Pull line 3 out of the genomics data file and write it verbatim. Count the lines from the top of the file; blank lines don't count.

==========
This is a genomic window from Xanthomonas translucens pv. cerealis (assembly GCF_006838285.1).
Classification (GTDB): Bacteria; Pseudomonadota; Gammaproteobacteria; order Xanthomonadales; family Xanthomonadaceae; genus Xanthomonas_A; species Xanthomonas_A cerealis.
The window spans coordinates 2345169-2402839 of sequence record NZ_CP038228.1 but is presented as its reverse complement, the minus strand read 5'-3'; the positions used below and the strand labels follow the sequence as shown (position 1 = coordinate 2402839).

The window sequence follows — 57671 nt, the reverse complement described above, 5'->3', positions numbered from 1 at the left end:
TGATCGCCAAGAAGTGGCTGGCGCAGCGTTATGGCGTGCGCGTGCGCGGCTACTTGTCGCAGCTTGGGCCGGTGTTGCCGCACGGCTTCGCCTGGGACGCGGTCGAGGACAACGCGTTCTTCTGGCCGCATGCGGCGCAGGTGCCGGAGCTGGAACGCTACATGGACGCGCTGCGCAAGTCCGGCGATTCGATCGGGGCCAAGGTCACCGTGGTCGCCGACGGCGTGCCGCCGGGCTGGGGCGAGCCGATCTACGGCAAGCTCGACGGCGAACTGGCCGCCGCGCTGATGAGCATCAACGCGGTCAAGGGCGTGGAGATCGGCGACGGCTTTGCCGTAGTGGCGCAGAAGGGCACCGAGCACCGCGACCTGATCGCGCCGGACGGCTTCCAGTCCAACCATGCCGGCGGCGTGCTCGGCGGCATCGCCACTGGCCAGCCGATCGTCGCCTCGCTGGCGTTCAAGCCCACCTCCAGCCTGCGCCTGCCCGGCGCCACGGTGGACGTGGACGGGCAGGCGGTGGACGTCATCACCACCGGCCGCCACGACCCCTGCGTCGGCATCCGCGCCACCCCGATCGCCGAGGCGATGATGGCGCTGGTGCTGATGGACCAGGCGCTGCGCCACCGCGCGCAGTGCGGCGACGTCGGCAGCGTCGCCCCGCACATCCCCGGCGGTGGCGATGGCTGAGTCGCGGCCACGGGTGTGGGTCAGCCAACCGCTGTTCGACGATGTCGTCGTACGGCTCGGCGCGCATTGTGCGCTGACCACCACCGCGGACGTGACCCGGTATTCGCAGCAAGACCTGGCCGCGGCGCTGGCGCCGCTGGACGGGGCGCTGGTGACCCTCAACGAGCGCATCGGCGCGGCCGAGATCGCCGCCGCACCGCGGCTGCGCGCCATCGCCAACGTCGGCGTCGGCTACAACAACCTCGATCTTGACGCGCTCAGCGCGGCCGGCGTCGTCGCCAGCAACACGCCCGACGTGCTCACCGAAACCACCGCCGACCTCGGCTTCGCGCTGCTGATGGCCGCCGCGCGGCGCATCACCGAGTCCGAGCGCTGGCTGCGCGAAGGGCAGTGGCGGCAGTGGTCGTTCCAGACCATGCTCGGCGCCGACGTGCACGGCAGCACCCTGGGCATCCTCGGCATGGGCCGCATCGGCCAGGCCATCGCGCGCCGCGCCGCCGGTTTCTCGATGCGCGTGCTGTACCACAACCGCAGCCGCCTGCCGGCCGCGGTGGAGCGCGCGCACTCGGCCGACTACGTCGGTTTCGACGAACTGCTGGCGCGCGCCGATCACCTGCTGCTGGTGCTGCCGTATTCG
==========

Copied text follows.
The window spans coordinates 2345169-2402839 of sequence record NZ_CP038228.1 but is presented as its reverse complement, the minus strand read 5'-3'; the positions used below and the strand labels follow the sequence as shown (position 1 = coordinate 2402839).